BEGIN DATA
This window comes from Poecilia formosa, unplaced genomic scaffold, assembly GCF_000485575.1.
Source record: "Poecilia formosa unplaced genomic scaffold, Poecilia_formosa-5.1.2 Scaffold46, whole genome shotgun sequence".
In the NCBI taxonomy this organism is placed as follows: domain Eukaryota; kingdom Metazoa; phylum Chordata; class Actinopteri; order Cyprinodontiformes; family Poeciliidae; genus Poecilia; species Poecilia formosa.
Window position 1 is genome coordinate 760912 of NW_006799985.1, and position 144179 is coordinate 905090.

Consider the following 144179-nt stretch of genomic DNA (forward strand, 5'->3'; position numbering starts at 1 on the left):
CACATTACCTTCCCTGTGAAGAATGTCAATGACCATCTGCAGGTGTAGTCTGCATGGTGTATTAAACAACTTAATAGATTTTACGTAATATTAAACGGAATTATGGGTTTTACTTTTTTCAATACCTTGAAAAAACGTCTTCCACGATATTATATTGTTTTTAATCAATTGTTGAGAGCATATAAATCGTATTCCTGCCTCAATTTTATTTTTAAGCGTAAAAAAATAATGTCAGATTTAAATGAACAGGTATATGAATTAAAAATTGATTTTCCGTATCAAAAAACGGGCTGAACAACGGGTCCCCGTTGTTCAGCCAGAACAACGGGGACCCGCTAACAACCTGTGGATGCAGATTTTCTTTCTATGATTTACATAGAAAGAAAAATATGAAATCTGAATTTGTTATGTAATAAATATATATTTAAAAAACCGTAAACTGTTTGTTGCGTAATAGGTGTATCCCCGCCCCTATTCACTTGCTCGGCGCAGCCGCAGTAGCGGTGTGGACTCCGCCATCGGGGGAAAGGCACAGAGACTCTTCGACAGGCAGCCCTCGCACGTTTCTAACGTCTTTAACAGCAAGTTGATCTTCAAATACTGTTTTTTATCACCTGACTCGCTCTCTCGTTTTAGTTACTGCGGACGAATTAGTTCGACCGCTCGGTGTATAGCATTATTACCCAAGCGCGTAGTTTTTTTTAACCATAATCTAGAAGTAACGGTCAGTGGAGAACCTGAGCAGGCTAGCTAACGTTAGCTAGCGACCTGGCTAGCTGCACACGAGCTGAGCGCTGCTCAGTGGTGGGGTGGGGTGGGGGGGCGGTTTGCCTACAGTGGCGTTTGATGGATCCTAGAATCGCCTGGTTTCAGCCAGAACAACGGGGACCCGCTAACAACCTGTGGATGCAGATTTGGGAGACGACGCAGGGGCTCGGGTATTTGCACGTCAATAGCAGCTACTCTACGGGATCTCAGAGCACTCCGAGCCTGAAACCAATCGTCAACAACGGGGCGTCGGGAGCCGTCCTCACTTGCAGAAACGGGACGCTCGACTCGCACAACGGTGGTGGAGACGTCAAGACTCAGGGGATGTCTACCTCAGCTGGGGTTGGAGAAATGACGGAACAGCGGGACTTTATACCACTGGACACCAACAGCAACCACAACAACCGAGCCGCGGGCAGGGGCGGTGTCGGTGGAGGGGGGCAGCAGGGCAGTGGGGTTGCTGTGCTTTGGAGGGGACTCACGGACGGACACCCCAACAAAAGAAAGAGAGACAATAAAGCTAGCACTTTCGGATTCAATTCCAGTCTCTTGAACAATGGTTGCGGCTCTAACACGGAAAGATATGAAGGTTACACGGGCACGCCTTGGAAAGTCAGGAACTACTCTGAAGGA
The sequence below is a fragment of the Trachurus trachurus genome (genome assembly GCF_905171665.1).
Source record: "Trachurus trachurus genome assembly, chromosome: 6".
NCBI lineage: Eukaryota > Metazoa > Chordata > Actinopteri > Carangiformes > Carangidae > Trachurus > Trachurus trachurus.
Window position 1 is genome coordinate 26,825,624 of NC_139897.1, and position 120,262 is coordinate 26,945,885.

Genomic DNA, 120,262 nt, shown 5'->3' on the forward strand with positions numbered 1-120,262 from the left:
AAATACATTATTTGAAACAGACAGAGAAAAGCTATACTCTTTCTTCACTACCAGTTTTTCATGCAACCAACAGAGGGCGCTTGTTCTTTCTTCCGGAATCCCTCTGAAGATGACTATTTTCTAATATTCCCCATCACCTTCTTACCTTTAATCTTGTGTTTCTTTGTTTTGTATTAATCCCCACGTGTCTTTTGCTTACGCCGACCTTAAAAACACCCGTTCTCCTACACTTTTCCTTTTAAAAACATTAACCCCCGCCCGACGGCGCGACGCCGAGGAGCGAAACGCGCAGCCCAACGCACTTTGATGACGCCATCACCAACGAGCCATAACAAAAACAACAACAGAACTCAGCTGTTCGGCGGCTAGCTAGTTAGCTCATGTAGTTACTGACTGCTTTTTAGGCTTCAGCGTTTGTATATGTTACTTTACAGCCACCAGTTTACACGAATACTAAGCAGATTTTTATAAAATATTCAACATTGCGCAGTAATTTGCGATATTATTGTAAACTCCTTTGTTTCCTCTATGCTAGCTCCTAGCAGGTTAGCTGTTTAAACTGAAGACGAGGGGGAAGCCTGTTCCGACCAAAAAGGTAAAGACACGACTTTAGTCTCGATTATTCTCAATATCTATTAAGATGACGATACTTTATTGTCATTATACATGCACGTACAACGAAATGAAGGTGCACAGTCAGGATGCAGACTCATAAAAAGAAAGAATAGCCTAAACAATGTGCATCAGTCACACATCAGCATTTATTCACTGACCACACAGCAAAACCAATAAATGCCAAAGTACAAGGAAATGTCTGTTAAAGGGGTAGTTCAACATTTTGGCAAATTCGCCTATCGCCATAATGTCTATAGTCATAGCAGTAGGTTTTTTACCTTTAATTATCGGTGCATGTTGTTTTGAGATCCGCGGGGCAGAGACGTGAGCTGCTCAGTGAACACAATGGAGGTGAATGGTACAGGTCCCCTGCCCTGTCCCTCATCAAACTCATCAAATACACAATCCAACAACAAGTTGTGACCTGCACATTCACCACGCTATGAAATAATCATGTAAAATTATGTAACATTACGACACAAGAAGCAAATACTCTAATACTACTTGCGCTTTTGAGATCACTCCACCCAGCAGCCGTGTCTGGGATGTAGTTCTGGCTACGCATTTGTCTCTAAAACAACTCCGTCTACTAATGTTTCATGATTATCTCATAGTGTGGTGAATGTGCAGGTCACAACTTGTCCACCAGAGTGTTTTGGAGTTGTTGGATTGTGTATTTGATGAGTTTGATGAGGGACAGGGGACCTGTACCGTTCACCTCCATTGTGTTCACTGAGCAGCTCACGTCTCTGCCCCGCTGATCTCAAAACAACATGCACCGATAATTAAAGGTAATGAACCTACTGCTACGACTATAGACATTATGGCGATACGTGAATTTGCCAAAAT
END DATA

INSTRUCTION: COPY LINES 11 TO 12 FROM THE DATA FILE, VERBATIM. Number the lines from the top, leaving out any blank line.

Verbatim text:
Genomic DNA, 120,262 nt, shown 5'->3' on the forward strand with positions numbered 1-120,262 from the left:
AAATACATTATTTGAAACAGACAGAGAAAAGCTATACTCTTTCTTCACTACCAGTTTTTCATGCAACCAACAGAGGGCGCTTGTTCTTTCTTCCGGAATCCCTCTGAAGATGACTATTTTCTAATATTCCCCATCACCTTCTTACCTTTAATCTTGTGTTTCTTTGTTTTGTATTAATCCCCACGTGTCTTTTGCTTACGCCGACCTTAAAAACACCCGTTCTCCTACACTTTTCCTTTTAAAAACATTAACCCCCGCCCGACGGCGCGACGCCGAGGAGCGAAACGCGCAGCCCAACGCACTTTGATGACGCCATCACCAACGAGCCATAACAAAAACAACAACAGAACTCAGCTGTTCGGCGGCTAGCTAGTTAGCTCATGTAGTTACTGACTGCTTTTTAGGCTTCAGCGTTTGTATATGTTACTTTACAGCCACCAGTTTACACGAATACTAAGCAGATTTTTATAAAATATTCAACATTGCGCAGTAATTTGCGATATTATTGTAAACTCCTTTGTTTCCTCTATGCTAGCTCCTAGCAGGTTAGCTGTTTAAACTGAAGACGAGGGGGAAGCCTGTTCCGACCAAAAAGGTAAAGACACGACTTTAGTCTCGATTATTCTCAATATCTATTAAGATGACGATACTTTATTGTCATTATACATGCACGTACAACGAAATGAAGGTGCACAGTCAGGATGCAGACTCATAAAAAGAAAGAATAGCCTAAACAATGTGCATCAGTCACACATCAGCATTTATTCACTGACCACACAGCAAAACCAATAAATGCCAAAGTACAAGGAAATGTCTGTTAAAGGGGTAGTTCAACATTTTGGCAAATTCGCCTATCGCCATAATGTCTATAGTCATAGCAGTAGGTTTTTTACCTTTAATTATCGGTGCATGTTGTTTTGAGATCCGCGGGGCAGAGACGTGAGCTGCTCAGTGAACACAATGGAGGTGAATGGTACAGGTCCCCTGCCCTGTCCCTCATCAAACTCATCAAATACACAATCCAACAACAAGTTGTGACCTGCACATTCACCACGCTATGAAATAATCATGTAAAATTATGTAACATTACGACACAAGAAGCAAATACTCTAATACTACTTGCGCTTTTGAGATCACTCCACCCAGCAGCCGTGTCTGGGATGTAGTTCTGGCTACGCATTTGTCTCTAAAACAACTCCGTCTACTAATGTTTCATGATTATCTCATAGTGTGGTGAATGTGCAGGTCACAACTTGTCCACCAGAGTGTTTTGGAGTTGTTGGATTGTGTATTTGATGAGTTTGATGAGGGACAGGGGACCTGTACCGTTCACCTCCATTGTGTTCACTGAGCAGCTCACGTCTCTGCCCCGCTGATCTCAAAACAACATGCACCGATAATTAAAGGTAATGAACCTACTGCTACGACTATAGACATTATGGCGATACGTGAATTTGCCAAAAT